Delegates seek open mind in MadisonWhen residents and government officials head to Madison today and Tuesday, they plan to pursue what could be the least costly,
By: Shelley Nelson, The Daily Telegram
When residents and government officials head to Madison today and Tuesday, they plan to pursue what could be the least costly, and most unusual, issue to ever hit a Superior Days agenda.
They’re merely asking legislators and regulators to keep an open mind until all the facts are available. Beyond that, it’s the rare issue that wouldn’t cost the cash-strapped state a dime.
Keeping an open mind could reap huge economic benefits for the region and the state, and create hundreds of jobs.
Murphy Oil U.S.A. Inc. hasn’t made any decisions on whether or not it will take on a nearly seven-fold expansion of its Superior refinery, but the $6 billion proposal could create as many as 400 permanent and 4,000 construction jobs during the expansion.
“If it does happen, it will be the largest private investment in Wisconsin’s history,” said Andy Lisak, Development Association director and chairman of the Superior Days issues committee. However, opposition to the proposal is already mounting with some environmental groups. Clean Wisconsin has already Web-published two opposition articles, he said.
“An expansion would jeopardize not only the economic value Lake Superior brings to Wisconsin, but would also threaten our cleanest Great Lake and our way of life,” one articles says. “The costs of expansion in terms of public health risks and environmental degradation are greater than the return on investment. Murphy Oil has a dismal track-record when it comes to environmental compliance. An expansion of the refinery would increase that facility’s potential to emit global warming gases, mercury pollution and sulfur dioxide, threatening public health and impairing water quality. The Murphy Oil plant expansion would also likely require certain rules and regulations protecting Wisconsin's environment be bypassed or changed, thus opening up other natural areas throughout the state to development or exploitation … When all the facts are analyzed, Murphy Oil’s proposal is a bad investment for Wisconsin. Wisconsinites deserve a healthy economy that doesn't take a toll on public health and our environment.”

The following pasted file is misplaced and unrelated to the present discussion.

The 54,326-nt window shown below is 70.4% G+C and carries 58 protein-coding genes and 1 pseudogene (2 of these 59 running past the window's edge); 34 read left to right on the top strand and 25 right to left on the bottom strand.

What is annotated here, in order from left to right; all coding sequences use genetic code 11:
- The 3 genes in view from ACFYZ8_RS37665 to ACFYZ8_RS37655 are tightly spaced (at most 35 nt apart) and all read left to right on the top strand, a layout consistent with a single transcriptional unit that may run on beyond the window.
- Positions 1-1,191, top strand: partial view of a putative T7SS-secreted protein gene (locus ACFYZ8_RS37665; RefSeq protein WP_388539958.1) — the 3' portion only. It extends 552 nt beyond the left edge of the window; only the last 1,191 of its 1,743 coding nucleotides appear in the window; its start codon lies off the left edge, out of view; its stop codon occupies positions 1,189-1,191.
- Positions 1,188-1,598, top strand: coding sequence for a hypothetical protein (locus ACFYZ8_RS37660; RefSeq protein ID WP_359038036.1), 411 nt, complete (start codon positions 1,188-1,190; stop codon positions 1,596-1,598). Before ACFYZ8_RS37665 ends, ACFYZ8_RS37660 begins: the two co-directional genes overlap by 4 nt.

Lisak said there has been a rush to judgment of the potential impact of the project when none of the facts are yet available. Murphy Oil started work on an environmental impact statement, but completion is months away.
“Sometimes if you don’t respond …other folks will take what they say for gospel,” he said.
Dave Podratz, Superior refinery manager, recognizes the potential for groups to lobby against the proposed expansion, but said there are a lot of unknowns at this point — plant design, energy use, air emissions and other issues that could determine if the project moves forward.
“It’s hard to make decisions — is this a good thing or not?” Podratz said. “All we’re asking is … keep an open mind, at least until you get the information.”
From the very beginning of the issues committee meetings, Lisak said, people wanted the potential Murphy Oil expansion on the agenda.
“Murphy said ‘we don’t really need this at this point,’” Lisak said. “What they did say is ‘if you could send a message down to Madison, just say we want to go through this environmental impact statement and just withhold judgment on the project until that’s done.’ It’s more (to) just let people know what is and isn’t going on.”
Contact Shelley Nelson at (715) 395-5022 or firstname.lastname@example.org.